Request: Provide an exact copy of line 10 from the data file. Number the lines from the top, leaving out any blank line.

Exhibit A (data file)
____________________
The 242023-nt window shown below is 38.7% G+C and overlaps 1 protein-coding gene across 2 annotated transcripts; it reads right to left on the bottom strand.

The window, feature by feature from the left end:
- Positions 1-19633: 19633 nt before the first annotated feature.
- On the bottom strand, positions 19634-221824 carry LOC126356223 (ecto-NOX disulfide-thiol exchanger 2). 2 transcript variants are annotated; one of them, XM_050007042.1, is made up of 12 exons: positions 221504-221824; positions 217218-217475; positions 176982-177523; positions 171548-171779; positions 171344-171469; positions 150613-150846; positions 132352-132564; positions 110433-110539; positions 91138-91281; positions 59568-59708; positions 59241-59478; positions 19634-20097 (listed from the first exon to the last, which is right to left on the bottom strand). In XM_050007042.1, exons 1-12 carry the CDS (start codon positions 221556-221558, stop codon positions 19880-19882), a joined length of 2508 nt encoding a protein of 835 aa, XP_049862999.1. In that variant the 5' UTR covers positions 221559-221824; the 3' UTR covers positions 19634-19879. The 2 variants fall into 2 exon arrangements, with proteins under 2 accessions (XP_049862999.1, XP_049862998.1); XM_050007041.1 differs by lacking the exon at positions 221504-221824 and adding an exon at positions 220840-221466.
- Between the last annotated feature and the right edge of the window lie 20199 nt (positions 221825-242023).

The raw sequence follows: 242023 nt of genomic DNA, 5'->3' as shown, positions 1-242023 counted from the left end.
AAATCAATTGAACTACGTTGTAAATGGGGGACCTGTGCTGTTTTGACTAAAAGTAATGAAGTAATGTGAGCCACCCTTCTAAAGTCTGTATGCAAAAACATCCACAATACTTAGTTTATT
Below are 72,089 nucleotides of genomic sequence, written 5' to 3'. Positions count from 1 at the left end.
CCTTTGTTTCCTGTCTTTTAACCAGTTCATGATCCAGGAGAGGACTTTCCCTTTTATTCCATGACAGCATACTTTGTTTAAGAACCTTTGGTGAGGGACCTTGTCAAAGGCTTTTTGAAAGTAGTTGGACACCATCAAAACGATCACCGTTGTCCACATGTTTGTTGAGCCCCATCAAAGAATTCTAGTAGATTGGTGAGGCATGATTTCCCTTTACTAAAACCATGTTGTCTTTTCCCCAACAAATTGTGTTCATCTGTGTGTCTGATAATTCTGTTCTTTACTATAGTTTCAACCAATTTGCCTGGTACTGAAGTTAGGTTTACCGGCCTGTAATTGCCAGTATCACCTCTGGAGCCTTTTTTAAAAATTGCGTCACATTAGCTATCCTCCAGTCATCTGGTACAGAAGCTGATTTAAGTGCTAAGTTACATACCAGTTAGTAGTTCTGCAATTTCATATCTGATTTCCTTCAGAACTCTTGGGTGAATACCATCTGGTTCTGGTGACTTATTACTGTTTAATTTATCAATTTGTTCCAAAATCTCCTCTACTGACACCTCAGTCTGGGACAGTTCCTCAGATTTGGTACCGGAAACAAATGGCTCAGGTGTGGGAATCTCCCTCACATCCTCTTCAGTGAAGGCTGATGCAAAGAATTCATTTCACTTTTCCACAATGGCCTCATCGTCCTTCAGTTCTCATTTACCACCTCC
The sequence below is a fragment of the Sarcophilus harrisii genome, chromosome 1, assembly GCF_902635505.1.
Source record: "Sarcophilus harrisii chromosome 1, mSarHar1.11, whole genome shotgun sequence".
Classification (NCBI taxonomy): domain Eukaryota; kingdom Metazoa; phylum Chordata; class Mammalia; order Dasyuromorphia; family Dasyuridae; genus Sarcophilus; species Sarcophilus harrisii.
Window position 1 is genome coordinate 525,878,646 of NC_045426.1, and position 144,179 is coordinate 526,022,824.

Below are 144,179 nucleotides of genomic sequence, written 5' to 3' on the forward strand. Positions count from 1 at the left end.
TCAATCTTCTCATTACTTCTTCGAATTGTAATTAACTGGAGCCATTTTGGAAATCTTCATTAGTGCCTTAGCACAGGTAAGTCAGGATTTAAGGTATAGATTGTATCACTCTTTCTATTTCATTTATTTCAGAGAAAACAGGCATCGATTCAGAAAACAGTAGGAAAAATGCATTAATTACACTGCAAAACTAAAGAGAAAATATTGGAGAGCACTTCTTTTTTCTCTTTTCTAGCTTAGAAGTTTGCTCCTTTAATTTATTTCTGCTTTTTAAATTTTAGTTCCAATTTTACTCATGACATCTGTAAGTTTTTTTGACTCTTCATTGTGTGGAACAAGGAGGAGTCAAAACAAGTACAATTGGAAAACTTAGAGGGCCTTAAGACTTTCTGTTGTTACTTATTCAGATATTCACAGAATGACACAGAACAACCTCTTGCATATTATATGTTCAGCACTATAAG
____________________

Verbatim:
The sequence below is a fragment of the Sarcophilus harrisii genome, chromosome 1, assembly GCF_902635505.1.